While most of the conversation this offseason about the Winnipeg Jets is centric to Connor Hellebuyck’s Vezina Trophy-winning campaign and the sudden buzz of energy about a potential Patrik Laine trade, the Jets still have major concerns for their roster heading into the draft crunch. Jack Roslovic may be the first cog in the wheel of the Jets contending moving forward.
It wasn’t long ago that Roslovic was a fresh-faced 18-year-old, recently selected by the Jets with the 25th pick of the first round in the 2015 NHL Entry Draft. Roslovic was credited right from the start as a fleet-footed, hard-working young playmaker and has slowly been making a name for himself in the NHL as just that.
Roslovic started his time in professional hockey with the Manitoba Moose of the American Hockey League from 2016-17 to 2017-18 and produced a commendable 83 points over the course of 97 games, including 55 assists. His performances were strong enough to have him called up to the Jets for 31 games during the 2017-18 season where he generated 14 points for Winnipeg’s offense and a positive plus/minus.
A Product of Misfortune
Seeing his numbers were solid in his rookie debut, the Jets called him up full time from the Moose where he played out the 2018-19 season playing bottom-six minutes. He was able to produce a decent point total of 24, with 15 assists over 77 games. Lacking offensive firepower around him and with a time on ice drop of 2:45 per game, Roslovic seemed to pitter out offensively for what can effectively be called a sophomore slump.
This last season saw a change in dynamic amidst the Winnipeg Jets locker room. After the loss of Bryan Little, who had been playing second-line center alongside high-caliber young stars in Nikolaj Ehlers and Laine, the Jets’ second line concerns were more pressing than ever. With plenty of options but none that stood out, Roslovic was rotated into the second line position a handful of times throughout the latter half of the season.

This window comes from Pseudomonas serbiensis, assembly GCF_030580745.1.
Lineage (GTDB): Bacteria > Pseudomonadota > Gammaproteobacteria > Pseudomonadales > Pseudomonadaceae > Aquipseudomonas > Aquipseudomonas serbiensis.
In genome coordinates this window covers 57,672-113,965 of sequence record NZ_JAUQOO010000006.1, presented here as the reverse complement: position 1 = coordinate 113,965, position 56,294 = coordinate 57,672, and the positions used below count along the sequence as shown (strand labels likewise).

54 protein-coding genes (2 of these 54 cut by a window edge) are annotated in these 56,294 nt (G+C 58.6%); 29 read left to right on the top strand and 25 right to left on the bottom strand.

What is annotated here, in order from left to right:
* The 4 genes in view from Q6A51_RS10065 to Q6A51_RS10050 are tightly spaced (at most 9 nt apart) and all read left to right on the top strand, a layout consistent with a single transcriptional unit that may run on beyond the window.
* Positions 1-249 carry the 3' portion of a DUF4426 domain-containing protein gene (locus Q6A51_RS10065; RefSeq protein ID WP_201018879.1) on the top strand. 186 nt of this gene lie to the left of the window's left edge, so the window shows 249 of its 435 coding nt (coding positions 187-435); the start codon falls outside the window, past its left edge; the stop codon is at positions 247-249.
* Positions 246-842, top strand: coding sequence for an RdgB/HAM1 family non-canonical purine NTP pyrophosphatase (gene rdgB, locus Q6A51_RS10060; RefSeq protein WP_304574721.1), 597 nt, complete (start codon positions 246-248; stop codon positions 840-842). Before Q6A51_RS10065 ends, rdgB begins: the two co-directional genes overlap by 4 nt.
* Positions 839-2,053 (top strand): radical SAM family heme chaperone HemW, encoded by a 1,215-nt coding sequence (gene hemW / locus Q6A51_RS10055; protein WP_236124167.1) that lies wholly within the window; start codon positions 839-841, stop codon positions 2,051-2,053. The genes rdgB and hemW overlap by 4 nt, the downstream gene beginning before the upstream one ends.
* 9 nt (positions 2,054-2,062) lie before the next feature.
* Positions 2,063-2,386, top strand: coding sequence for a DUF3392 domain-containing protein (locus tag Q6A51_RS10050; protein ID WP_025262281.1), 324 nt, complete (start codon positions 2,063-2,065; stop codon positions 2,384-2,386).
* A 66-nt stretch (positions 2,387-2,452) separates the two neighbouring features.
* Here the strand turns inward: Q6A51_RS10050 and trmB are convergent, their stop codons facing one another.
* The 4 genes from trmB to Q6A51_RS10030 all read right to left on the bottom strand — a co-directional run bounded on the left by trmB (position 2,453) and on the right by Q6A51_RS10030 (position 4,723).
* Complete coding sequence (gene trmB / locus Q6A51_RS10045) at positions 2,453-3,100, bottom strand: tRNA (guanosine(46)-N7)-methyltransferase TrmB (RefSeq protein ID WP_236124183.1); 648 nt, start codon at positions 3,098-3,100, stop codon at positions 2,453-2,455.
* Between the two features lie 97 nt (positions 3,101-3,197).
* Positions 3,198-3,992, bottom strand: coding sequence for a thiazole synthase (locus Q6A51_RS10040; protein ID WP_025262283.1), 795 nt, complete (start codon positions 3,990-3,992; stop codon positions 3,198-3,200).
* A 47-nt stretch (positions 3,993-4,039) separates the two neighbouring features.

Roslovic Saw Growth During 2019-20 Season
Even from a simple analytical standpoint, Roslovic took some grand steps in his game during the 2019-20 season. With statistical growth in every category apart from special teams’ contributions despite fewer games played, fans should be interested to see what Roslovic could do playing an entire season on the top six. While it’s not set in stone that he’ll find his way there just yet with acquisition speculation swirling about players like Derrick Brassard and Alex Galchenyuk, it seems more and more likely that Winnipeg will opt to stick close to home for their man.
Not only did the youngster see a statistical progression, but he also matured on and off the ice as he continues to forge through his early 20s. Comparing where he started this season against where finished, it’s clear that he’s gained a maturity that was lacking before.
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He seems less shaken on the ice, and more focused on creating offensive opportunities. He struggled in the past with being a negative player while in the USHL and AHL but has seemingly overcome that roadblock.
Proven Track Record
Roslovic is uniquely known around the Jets organization for being an outstanding player on an off the ice. Jets winger and Roslovic’s former AHL teammate with the Moose, Mason Appleton, said the following in a tweet by The Athletic’s Murat Ates.
Mason Appleton says he’s played with Jack Roslovic a lot over the past few years — I asked him about that chemistry.— Murat Ates (@WPGMurat) February 17, 2020
“I think it’s just something I expect when I play with Jack. We feed off of each other’s speed… We can kind of cross up on the d-man and do different things.”
Roslovic should look to lean on the core foundation around him for support this season. As a young center looking to come in and make a big mark in the future, he’s going to have some growing pains but those are unavoidable, no matter who you’re looking at. General manager Kevin Cheveldayoff is going to need to be patient with this one, but if he is, it’s a near guarantee his patience will pay off.
Young and driven by a fresh viewpoint of the NHL, Shmyr first found his love for writing in music, and was a SOCAN Top Young Canadian Songwriter award nominee two years in a row. Having played hockey growing up before transitioning into lacrosse to play Junior lacrosse in the RMLL, sports runs deep in Shmyr’s story. He looks forward to the opportunity to write for his (basically) home team of the Winnipeg Jets.